Study

Amount of land designated as Ecological Compensation Area does not affect population densities of 37 bird species

  • Published source details Birrer S., Spiess M., Herzog F., Jenny M., Kohli L. & Lugrin B. (2007) The Swiss agri-environment scheme promotes farmland birds: but only moderately. Journal of Ornithology, 148, 295-303

Actions

This study is summarised as evidence for the following.

Action Category

Increase the proportion of natural/semi-natural vegetation in the farmed landscape

Action Link
Bird Conservation

Increase the proportion of semi-natural habitat in the farmed landscape

Action Link
Farmland Conservation

Manage hedgerows to benefit wildlife (includes no spray, gap-filling and laying)

Action Link
Farmland Conservation
  1. Increase the proportion of natural/semi-natural vegetation in the farmed landscape

    A 2007 site comparison study of 23 sites in the lowlands north of the Alps, Switzerland (Birrer 2007), found that the percentage of farmland designated as an  ecological compensated area had no effect on the population density of farmland bird species or bird species with territories incorporating several habitat types. Ecological compensated areas are areas managed for the primary function of providing plant and animal habitat – these include meadows farmed at a low intensity. For 37 species surveyed in 1998/1999 and again in 2003/2004, population densities in wetlands and rivers were not affected by proxmity to ecological compensated areas, although hedges and traditional orchards close to ECAs did have higher bird population densities than those further away. Twenty-three out of one hundred hedges within ecological compensated areas had at least one of the 37 surveyed species present compared to 13 of 100 hedges outside the agri-environment scheme. The 23 selected sites (covering up to 3 km² each) were randomly selected and surveyed three times each between April and June in both years of study.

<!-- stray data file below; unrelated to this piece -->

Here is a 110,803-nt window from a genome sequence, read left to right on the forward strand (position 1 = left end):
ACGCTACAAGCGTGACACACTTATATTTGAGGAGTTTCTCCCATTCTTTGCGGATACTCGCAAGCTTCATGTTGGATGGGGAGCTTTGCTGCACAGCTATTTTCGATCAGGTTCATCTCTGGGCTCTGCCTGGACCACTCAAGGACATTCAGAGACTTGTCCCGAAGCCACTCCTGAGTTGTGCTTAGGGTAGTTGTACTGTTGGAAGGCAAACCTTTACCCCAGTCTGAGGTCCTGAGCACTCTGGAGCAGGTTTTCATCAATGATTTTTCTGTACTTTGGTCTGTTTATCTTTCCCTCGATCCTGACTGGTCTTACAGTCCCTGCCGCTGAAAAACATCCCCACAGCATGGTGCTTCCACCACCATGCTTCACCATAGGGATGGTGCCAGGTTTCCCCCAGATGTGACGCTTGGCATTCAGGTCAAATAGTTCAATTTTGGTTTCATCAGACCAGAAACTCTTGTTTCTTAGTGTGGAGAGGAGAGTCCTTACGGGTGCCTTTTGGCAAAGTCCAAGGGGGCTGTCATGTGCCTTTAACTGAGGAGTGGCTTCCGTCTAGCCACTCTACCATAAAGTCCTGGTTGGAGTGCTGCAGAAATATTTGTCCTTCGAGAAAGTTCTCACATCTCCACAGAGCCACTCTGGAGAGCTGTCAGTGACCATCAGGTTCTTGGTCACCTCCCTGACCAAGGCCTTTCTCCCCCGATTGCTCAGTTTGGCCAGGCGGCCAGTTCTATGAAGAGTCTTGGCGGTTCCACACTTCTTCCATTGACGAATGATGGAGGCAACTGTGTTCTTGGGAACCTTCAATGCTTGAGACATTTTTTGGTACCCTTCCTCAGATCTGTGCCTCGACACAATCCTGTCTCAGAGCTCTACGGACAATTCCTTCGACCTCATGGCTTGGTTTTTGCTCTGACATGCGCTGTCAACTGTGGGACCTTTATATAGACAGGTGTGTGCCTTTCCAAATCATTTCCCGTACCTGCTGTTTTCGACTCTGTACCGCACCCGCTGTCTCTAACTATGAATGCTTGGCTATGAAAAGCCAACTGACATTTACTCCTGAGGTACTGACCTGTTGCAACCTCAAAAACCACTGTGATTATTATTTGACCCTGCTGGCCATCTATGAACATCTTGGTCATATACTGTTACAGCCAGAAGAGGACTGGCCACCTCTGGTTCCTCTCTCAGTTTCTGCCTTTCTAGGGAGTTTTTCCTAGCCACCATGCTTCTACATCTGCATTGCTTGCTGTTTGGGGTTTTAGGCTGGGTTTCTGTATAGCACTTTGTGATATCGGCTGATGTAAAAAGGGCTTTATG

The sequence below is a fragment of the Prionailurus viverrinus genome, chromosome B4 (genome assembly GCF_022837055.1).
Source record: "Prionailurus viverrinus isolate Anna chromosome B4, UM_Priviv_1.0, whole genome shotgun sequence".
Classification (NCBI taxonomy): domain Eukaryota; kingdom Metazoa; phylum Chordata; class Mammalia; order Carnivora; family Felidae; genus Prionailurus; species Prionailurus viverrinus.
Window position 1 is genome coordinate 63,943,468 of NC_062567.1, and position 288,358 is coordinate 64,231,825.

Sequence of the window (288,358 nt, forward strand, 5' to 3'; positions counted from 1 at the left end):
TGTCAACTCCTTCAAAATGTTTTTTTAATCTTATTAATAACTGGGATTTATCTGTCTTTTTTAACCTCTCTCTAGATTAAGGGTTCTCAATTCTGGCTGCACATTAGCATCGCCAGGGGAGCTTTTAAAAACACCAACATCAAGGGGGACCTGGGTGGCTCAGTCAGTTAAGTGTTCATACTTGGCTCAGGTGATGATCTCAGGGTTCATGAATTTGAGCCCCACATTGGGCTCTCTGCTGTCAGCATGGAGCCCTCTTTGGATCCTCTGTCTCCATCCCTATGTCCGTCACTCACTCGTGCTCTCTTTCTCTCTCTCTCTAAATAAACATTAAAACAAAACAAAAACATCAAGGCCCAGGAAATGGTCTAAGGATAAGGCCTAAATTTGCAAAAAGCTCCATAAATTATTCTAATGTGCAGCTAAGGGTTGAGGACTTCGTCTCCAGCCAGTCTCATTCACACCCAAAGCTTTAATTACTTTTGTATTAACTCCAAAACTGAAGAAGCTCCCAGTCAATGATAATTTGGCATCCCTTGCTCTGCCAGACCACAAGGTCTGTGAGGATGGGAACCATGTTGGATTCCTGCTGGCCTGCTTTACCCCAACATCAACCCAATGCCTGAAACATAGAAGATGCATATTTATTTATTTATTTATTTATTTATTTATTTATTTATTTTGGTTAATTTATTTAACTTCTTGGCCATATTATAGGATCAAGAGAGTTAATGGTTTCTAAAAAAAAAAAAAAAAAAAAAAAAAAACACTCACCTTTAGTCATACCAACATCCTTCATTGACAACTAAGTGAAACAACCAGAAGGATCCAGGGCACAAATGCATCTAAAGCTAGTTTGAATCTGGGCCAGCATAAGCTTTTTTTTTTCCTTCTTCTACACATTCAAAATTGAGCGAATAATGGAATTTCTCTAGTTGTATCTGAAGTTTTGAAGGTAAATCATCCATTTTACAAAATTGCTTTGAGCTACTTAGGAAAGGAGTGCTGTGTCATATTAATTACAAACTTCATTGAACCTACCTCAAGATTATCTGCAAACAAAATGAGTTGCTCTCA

2. Increase the proportion of semi-natural habitat in the farmed landscape

    A 2007 site comparison study of 23 sites in the lowlands north of the Alps, Switzerland (Birrer et al. 2007) found that the percentage of farmland designated as Ecological Compensation Area (ECA) had no effect on the population density of farmland bird species or bird species with territories incorporating several habitat types. ECAs are areas managed for the primary function of providing plant and animal habitat – these include meadows farmed at a low intensity. For 37 species surveyed in 1998-1999 and again in 2003-2004, population densities in wetlands and rivers were not affected by vicinity to ECAs, although hedges and traditional orchards close to ECAs did have higher bird population densities than those further away. The 23 selected sites (covering up to 3 km² each) were randomly selected and surveyed three times each between April and June in both years of study.

  3. Manage hedgerows to benefit wildlife (includes no spray, gap-filling and laying)

    A 2007 site comparison study on 23 sites in the lowlands north of the Alps, Switzerland (Birrer et al. 2007) found twenty-three out of one hundred hedges managed as Ecological Compensation Areas had at least one of the 37 surveyed bird species present, compared to 13/100 hedges outside the agri-environment scheme. The 23 sites (covering up to 3 km² each) were randomly selected and surveyed three times each between April and June in both years of study.

Output references

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